landsberg bennettStocks finished higher Friday. The Dow was up 211 points to 25,928, while the S&P 500 added 18 points to 2,834. The Nasdaq gained 60 points to 7,729.

The major averages finished the week on a positive note, capping the best quarterly performance for the S&P 500 since 2009. Trade news boosted sentiment, with Steve Mnuchin calling this week’s talks between China and the United States “productive.” On the data front, a report showed new home sales jumped to the highest level in a year in February, while the University of Michigan’s consumer sentiment reading for March topped expectations. Separately, an update from the Commerce Department showed core inflation rose 1.8% year-over-year in January, the slowest pace in 11 months.

Nine of 11 S&P 500 sectors ended in positive territory, with Industrials and Health Care shares pacing the gains. CarMax was the best performing stock in the index, climbing 9.6% to $69.80 after the auto retailer topped Wall Street earnings projections. Ride-sharing company Lyft rose 8.0% to $78.29 in its first day of public trading.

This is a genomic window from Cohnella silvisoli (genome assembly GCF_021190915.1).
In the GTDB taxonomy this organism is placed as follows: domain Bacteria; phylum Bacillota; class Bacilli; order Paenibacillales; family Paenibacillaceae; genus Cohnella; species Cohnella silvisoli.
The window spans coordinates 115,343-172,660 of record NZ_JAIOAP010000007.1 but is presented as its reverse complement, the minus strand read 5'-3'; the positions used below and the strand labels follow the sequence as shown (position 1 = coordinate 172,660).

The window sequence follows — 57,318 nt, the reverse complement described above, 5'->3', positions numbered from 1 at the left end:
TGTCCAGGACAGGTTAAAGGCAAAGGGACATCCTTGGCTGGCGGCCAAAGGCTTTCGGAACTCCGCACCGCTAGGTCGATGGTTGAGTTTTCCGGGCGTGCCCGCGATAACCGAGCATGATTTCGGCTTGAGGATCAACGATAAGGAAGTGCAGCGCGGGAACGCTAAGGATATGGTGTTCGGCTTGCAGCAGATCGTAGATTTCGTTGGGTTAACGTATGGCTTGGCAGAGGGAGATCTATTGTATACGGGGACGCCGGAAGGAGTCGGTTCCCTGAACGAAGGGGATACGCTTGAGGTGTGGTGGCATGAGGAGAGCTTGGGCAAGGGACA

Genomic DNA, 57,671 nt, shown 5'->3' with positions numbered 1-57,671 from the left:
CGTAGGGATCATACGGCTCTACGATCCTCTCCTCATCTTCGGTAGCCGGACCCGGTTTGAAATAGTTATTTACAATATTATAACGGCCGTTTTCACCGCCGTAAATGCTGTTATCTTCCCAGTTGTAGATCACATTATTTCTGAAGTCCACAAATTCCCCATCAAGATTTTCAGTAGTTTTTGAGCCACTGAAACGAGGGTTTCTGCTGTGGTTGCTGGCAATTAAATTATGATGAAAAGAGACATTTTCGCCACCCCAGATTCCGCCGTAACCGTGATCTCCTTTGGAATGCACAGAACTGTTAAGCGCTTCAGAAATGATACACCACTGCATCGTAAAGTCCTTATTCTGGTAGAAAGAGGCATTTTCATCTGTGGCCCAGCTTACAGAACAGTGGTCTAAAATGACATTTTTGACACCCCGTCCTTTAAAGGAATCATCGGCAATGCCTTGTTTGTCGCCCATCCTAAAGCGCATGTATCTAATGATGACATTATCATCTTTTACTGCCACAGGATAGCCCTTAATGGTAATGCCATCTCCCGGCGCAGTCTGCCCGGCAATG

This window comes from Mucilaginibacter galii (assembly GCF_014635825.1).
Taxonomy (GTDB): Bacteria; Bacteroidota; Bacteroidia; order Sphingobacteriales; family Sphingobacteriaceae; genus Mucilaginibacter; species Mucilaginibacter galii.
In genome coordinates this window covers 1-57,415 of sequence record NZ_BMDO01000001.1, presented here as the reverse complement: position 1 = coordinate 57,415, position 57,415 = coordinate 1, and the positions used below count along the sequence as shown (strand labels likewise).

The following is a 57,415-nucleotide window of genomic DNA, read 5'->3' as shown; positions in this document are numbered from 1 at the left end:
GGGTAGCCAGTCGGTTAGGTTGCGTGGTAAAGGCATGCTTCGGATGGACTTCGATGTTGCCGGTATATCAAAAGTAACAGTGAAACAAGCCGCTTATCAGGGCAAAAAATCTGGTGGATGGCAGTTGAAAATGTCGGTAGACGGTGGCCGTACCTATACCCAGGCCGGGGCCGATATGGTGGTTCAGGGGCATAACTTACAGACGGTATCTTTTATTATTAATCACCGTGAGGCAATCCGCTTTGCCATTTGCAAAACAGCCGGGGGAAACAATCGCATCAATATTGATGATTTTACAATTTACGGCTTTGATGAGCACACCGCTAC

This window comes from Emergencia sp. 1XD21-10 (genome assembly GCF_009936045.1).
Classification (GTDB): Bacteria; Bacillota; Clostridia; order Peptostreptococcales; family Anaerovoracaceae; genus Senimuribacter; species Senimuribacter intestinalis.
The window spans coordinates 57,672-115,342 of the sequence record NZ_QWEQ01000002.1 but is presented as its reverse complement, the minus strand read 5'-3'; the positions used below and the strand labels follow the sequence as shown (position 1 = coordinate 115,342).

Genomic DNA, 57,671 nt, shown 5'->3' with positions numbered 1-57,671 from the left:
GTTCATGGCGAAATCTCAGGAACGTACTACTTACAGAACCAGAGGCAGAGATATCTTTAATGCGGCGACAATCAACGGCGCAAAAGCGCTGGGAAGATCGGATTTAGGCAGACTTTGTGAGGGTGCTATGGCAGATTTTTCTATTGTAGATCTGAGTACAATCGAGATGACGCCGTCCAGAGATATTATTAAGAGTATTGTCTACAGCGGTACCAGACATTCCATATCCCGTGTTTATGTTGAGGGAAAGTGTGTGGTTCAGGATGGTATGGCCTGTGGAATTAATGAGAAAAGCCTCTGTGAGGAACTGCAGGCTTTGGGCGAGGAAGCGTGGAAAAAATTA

Breadth was positive on issues by roughly 3:2 on both the NYSE and the Nasdaq. Composite NYSE volume was approximately 3.7 billion shares.

Treasuries were weaker, with the yield on the 10-year note rising two basis points to 2.40%. The yield on the three-month T-Bill fell to 2.38%, snapping a five-session streak of an inversion between the two maturities. In commodities, WTI crude finished 1.5% higher at $60.18/barrel, capping its best quarterly performance since 2009.

For the week, the S&P 500 added 1.2%, finishing 1.8% higher for March and up 13.1% in the first quarter, which represented the best three-month start to a year since 1998. The Dow rallied 1.7% this week, though the blue-chip index gained less than 0.1% in March to leave it 11.2% higher for the quarter. The Nasdaq climbed 1.1% this week to round out a 2.6% monthly advance and a 16.5% first quarter gain.